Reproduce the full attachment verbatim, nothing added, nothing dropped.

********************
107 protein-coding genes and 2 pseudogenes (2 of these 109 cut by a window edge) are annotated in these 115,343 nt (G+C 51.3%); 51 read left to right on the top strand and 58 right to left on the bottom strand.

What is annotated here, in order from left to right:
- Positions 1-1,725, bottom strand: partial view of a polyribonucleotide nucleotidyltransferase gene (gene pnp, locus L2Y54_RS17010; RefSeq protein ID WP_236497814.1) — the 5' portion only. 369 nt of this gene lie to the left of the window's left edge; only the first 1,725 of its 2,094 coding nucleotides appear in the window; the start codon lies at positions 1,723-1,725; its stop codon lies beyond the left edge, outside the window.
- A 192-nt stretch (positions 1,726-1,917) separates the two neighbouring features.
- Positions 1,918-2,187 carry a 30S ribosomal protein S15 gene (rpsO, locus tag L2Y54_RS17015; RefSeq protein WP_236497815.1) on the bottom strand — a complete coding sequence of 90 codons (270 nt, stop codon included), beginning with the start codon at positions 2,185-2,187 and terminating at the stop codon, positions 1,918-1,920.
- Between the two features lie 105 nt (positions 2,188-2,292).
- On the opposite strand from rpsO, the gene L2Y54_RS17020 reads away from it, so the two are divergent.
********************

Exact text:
107 protein-coding genes and 2 pseudogenes (2 of these 109 cut by a window edge) are annotated in these 115,343 nt (G+C 51.3%); 51 read left to right on the top strand and 58 right to left on the bottom strand.

What is annotated here, in order from left to right:
- Positions 1-1,725, bottom strand: partial view of a polyribonucleotide nucleotidyltransferase gene (gene pnp, locus L2Y54_RS17010; RefSeq protein ID WP_236497814.1) — the 5' portion only. 369 nt of this gene lie to the left of the window's left edge; only the first 1,725 of its 2,094 coding nucleotides appear in the window; the start codon lies at positions 1,723-1,725; its stop codon lies beyond the left edge, outside the window.
- A 192-nt stretch (positions 1,726-1,917) separates the two neighbouring features.
- Positions 1,918-2,187 carry a 30S ribosomal protein S15 gene (rpsO, locus tag L2Y54_RS17015; RefSeq protein WP_236497815.1) on the bottom strand — a complete coding sequence of 90 codons (270 nt, stop codon included), beginning with the start codon at positions 2,185-2,187 and terminating at the stop codon, positions 1,918-1,920.
- Between the two features lie 105 nt (positions 2,188-2,292).
- On the opposite strand from rpsO, the gene L2Y54_RS17020 reads away from it, so the two are divergent.